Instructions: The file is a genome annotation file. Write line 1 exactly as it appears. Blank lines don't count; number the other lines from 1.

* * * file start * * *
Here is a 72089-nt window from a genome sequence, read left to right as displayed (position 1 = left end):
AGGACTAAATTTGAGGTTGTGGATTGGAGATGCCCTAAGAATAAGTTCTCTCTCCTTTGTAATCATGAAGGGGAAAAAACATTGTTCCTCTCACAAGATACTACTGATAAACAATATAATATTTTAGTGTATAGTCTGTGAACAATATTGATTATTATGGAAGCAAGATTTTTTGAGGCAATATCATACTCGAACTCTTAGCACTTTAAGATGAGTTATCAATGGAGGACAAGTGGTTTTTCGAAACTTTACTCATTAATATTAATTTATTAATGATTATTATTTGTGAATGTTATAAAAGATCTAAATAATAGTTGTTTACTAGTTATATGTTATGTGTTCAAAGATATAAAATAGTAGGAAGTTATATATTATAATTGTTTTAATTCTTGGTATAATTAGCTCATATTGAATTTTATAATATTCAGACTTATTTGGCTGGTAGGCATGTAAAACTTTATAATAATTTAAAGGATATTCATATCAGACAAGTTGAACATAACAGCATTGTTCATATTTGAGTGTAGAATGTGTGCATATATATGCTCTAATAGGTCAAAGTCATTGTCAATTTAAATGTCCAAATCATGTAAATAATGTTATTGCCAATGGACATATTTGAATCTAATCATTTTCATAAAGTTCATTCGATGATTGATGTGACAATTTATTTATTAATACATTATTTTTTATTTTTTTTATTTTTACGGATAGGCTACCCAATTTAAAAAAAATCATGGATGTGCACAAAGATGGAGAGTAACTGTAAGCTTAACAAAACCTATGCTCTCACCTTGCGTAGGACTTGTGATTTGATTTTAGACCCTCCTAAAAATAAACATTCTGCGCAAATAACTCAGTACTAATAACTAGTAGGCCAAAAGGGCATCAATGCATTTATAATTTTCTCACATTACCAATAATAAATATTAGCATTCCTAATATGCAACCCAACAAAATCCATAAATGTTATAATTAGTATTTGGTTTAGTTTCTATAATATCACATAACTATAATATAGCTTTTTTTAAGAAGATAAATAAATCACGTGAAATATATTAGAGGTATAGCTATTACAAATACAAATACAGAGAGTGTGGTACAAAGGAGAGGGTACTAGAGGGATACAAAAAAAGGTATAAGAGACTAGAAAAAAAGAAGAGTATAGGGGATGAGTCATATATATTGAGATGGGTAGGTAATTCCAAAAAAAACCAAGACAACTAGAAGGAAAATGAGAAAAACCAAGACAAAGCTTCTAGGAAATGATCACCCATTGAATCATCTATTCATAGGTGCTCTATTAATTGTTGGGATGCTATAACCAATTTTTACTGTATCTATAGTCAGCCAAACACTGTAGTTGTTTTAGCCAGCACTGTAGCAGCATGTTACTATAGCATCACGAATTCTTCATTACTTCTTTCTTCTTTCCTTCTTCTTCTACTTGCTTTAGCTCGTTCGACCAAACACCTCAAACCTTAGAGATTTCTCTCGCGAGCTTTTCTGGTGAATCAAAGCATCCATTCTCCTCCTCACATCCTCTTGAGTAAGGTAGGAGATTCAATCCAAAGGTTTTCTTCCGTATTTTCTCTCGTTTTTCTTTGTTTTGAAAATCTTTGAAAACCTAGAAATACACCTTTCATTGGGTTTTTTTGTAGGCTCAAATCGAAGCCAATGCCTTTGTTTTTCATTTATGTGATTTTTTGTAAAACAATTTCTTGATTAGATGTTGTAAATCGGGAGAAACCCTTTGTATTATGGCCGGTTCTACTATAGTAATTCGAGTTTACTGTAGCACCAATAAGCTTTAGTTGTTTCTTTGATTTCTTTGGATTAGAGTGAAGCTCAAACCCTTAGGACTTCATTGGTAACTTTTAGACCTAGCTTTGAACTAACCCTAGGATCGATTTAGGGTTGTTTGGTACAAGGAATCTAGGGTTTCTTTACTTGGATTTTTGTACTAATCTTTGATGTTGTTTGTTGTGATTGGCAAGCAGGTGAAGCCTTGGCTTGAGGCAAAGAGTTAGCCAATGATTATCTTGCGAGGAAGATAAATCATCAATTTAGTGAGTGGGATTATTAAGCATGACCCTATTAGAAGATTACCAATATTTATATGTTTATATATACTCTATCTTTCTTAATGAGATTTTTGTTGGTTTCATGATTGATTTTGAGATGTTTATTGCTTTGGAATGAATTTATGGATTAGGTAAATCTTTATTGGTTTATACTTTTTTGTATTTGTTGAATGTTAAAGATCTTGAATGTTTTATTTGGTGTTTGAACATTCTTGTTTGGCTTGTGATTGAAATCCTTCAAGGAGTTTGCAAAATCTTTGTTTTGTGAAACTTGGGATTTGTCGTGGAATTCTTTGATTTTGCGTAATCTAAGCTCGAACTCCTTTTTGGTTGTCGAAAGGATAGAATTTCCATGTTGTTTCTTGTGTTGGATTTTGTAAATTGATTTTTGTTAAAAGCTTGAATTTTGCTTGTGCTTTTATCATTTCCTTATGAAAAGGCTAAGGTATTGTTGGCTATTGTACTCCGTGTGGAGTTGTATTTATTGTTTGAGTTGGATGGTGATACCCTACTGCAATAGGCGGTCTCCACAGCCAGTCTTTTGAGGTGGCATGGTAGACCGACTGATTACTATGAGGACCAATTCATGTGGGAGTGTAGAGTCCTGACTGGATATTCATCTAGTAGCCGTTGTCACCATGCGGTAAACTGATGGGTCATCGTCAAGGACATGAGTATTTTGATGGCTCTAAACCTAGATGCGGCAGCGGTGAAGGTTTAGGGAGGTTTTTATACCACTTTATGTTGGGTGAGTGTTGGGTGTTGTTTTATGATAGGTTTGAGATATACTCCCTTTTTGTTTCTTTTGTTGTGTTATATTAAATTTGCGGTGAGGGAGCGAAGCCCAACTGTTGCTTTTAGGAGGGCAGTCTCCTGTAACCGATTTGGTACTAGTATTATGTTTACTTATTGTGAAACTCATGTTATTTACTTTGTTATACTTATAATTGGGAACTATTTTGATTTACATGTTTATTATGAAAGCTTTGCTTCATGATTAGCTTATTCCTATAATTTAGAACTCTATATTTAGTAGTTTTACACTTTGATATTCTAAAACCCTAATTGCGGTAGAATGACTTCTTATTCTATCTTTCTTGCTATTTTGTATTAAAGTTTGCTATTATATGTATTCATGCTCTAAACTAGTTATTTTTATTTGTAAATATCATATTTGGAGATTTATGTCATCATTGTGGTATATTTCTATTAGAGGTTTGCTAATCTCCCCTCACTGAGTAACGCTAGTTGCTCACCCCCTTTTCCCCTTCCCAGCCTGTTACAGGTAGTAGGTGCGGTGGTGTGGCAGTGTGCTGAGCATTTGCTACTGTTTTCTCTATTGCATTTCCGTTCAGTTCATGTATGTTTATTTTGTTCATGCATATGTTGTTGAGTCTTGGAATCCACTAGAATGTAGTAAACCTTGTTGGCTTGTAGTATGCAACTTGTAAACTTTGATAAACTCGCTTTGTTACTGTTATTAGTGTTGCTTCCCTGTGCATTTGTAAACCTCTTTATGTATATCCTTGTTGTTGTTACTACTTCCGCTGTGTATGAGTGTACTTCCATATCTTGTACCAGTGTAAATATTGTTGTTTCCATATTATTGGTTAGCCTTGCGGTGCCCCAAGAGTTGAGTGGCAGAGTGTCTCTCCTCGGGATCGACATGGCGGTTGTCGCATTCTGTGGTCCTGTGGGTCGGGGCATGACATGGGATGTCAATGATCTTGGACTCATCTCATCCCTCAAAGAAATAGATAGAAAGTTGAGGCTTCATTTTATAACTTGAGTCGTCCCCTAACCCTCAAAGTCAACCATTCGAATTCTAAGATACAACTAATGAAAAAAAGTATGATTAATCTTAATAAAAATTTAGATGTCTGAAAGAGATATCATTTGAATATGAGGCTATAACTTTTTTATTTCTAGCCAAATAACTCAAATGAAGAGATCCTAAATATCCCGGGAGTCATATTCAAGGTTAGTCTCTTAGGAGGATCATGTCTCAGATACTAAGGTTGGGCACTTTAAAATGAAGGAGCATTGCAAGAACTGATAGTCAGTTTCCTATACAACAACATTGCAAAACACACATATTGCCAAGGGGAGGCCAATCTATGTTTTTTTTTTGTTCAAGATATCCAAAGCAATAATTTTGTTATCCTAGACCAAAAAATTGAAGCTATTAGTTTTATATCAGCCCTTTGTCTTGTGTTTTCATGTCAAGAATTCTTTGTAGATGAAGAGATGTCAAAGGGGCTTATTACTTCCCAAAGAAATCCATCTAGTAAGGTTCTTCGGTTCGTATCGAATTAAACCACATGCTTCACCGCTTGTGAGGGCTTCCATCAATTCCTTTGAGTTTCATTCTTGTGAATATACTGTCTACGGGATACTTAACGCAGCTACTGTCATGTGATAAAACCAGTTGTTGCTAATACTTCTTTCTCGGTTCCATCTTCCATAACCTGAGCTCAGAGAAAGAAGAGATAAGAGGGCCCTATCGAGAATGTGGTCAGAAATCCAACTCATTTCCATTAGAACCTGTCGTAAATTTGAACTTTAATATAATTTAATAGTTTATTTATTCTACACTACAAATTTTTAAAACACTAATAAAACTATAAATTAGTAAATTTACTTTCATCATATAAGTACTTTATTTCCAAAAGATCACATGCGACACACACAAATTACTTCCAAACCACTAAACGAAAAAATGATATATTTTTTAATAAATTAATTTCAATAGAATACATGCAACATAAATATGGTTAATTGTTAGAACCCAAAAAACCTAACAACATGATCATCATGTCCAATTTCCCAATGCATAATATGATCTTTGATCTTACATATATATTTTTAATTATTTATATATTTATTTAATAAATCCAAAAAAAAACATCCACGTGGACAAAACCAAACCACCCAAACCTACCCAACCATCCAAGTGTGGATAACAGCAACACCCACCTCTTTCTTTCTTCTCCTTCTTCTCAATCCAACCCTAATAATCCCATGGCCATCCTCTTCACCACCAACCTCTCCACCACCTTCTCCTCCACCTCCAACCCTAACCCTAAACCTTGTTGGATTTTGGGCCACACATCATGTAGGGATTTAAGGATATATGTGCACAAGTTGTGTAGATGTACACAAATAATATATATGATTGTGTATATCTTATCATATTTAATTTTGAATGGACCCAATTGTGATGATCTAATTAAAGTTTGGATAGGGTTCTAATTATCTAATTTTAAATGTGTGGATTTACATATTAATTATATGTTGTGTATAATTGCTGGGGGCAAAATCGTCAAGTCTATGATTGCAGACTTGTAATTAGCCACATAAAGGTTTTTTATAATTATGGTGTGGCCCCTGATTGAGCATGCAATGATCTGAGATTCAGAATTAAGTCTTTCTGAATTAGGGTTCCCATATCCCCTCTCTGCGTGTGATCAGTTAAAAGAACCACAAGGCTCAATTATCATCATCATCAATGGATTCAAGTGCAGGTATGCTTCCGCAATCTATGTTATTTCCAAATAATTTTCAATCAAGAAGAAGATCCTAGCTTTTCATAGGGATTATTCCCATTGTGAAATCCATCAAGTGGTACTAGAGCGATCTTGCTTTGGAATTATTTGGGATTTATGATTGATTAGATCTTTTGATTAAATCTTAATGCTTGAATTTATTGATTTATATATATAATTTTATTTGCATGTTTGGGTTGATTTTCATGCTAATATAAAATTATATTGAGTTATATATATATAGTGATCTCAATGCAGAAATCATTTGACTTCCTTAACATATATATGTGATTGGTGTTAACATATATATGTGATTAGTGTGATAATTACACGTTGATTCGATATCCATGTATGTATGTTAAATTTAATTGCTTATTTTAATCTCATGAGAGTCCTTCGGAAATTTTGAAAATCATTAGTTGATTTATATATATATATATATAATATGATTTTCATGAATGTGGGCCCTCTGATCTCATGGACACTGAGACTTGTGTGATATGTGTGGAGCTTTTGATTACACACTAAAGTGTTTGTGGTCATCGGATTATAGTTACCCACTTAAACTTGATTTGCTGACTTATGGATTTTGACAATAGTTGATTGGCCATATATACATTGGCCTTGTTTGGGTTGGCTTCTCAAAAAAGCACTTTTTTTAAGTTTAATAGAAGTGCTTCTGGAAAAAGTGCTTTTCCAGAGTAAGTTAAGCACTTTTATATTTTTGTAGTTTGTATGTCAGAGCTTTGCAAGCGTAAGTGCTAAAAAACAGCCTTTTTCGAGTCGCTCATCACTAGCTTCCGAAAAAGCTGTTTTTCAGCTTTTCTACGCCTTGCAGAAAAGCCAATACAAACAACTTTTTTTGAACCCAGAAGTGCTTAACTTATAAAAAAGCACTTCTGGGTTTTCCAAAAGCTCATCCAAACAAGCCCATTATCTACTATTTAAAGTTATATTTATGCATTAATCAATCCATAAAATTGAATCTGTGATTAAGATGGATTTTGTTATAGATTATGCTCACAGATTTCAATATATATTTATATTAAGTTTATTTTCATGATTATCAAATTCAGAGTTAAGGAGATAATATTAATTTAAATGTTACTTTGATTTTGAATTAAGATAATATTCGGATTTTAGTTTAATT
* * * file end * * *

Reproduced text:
Here is a 72089-nt window from a genome sequence, read left to right as displayed (position 1 = left end):